Electric cars can also be left exposed because of their charging stations. This is because of the combination of a physical security attack and a cybersecurity attack known as the substitution attack. This attack gives attackers the ability to digitally clone and use an electric car’s ‘identity.’ This tends to happen because public charging stations do not have the same end-to-end security protocols in place. Essentially, anyone can hook a car up to a public charging station and make use of it. This opens up the doorway to hackers who may want to exploit the vulnerability.
Electric cars are great! There are many benefits that they bring to the table, and they are a good alternative for drivers who value fuel efficiency. It will very likely take a good amount of time before
Overall, EVs are safe and getting safer
electric cars replace conventional cars as the majority of preferred motor vehicles across the world. However, this will not be because of their safety features. It simply will be because it takes time. The security features of electric cars are not in any way sub-standard, they are merely new measures that have been put in place for new cars.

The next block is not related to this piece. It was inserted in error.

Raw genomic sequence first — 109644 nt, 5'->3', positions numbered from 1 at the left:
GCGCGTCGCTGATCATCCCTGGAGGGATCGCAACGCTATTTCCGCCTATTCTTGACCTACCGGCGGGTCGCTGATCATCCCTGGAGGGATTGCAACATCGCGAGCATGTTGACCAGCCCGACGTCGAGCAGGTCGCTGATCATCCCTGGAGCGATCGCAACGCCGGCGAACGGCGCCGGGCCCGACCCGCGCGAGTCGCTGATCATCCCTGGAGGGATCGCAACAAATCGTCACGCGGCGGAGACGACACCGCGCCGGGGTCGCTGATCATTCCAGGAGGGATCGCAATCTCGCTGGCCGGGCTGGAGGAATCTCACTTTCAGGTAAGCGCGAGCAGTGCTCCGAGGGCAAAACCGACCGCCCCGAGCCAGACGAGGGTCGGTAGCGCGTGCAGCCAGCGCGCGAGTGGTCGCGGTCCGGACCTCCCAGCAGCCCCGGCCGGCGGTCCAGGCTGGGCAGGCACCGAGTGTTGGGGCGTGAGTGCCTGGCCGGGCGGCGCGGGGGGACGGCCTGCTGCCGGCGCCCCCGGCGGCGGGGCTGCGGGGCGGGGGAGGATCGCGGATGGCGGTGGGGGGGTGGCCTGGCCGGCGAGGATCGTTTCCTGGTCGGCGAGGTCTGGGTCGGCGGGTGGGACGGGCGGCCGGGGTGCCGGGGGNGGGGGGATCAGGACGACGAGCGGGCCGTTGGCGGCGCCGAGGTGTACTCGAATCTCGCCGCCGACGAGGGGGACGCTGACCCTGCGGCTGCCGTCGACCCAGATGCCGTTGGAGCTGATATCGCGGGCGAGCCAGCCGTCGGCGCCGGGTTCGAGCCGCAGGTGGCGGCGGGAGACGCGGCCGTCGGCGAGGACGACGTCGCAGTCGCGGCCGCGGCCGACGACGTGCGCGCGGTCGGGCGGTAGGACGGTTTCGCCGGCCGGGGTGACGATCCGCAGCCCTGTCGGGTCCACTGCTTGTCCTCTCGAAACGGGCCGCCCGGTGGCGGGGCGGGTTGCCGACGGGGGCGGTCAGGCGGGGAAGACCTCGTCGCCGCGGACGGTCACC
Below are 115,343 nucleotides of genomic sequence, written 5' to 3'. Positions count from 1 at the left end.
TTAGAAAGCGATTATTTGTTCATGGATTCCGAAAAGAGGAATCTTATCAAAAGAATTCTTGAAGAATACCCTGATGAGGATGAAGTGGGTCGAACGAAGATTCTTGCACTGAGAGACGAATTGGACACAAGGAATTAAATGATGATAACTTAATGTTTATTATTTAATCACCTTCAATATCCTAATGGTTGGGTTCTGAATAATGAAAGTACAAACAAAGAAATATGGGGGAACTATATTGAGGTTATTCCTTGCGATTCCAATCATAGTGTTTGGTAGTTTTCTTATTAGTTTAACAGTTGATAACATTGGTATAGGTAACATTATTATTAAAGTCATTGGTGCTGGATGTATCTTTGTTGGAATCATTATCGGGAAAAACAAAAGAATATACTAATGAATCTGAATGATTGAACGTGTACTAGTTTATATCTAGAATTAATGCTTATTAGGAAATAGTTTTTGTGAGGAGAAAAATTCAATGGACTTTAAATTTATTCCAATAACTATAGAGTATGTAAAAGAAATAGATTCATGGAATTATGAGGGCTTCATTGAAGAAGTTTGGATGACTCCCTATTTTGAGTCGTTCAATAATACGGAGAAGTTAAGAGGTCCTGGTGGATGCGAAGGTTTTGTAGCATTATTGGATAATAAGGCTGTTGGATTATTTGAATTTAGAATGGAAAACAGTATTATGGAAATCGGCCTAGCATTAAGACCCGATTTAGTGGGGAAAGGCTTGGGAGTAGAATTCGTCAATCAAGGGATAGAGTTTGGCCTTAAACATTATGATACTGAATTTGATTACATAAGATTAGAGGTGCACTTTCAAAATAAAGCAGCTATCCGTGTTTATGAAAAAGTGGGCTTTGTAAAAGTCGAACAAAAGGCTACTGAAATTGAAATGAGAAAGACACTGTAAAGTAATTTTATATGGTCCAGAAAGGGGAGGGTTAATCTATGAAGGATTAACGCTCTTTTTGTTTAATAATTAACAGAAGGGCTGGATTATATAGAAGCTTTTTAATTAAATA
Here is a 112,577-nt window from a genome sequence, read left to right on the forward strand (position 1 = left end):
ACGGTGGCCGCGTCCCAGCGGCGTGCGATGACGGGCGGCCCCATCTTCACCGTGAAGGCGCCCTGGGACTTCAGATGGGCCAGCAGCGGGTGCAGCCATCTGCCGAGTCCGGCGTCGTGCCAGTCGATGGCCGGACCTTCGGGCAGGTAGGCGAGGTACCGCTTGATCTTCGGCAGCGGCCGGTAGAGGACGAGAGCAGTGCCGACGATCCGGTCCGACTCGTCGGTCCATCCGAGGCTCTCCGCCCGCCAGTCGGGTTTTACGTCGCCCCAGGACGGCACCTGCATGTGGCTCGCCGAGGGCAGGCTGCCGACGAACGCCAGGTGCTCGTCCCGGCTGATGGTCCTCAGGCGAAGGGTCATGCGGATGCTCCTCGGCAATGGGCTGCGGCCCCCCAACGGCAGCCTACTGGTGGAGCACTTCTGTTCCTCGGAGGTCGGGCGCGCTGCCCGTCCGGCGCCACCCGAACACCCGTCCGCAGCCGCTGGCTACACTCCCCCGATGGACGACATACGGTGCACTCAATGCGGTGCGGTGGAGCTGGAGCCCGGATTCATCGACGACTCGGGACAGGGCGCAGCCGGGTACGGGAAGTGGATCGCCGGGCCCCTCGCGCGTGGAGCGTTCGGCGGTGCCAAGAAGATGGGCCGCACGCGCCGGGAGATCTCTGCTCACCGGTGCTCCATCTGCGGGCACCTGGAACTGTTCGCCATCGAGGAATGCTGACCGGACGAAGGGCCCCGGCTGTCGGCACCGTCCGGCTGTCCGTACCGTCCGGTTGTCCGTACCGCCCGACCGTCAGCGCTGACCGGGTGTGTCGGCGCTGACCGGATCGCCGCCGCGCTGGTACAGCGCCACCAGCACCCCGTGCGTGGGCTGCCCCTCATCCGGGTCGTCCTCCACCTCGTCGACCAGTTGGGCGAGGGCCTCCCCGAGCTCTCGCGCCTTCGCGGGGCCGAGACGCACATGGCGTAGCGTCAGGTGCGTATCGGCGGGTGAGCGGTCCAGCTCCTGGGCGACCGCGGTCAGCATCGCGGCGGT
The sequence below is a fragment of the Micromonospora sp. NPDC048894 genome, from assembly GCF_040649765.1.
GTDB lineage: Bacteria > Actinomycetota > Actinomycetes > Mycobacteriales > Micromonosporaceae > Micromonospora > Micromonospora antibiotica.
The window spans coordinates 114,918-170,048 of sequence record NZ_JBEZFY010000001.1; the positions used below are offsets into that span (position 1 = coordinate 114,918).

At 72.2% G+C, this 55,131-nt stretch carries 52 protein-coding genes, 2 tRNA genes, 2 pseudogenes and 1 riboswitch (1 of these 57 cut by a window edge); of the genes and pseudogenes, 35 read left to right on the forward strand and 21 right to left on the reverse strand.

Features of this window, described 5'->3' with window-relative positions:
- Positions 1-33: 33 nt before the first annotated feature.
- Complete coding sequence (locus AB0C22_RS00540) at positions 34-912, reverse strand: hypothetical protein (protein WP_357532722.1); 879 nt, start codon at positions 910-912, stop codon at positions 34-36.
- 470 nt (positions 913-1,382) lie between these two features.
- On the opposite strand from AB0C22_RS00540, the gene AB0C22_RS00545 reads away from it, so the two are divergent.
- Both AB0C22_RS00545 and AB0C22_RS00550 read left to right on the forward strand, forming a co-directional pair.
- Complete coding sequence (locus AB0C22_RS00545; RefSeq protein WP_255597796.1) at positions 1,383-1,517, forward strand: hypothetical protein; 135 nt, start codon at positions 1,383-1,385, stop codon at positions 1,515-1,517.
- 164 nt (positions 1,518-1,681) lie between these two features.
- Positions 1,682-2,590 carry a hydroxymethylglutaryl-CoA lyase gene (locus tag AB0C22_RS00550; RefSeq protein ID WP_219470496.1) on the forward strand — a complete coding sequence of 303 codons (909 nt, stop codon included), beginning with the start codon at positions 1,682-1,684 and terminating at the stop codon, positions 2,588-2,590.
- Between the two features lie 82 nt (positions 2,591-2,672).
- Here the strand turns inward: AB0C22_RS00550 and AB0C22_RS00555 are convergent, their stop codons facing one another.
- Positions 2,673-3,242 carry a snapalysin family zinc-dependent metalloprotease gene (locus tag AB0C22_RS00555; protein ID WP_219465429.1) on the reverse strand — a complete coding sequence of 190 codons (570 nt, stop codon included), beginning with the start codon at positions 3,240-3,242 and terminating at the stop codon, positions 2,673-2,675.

In comparison to more conventional cars, electric cars match up equally in terms of security and safety; they only fall short when it comes to cyber security. The good thing about being closely matched in physical security is that if you happen to lock your keys in your car, it is still going to be possible for a car locksmith to get them out for you. Cybersecurity is a safety aspect that conventional cars also have to be wary of, so it doesn’t make electric cars any less safe than a conventional car. The electric car industry has promptly made amends to any safety issues that have arisen since the inception of electric cars, so it seems to be that safety is a top priority for them.
Aiming To Reduce Human Error
Cruise control was a breakthrough in how we control automobiles. The act of simply pressing a button and having a car maintain speed was revolutionary for its time. Now, there are many
Mirror, mirror, full of tech
innovative technologies that are promising to change the way we drive.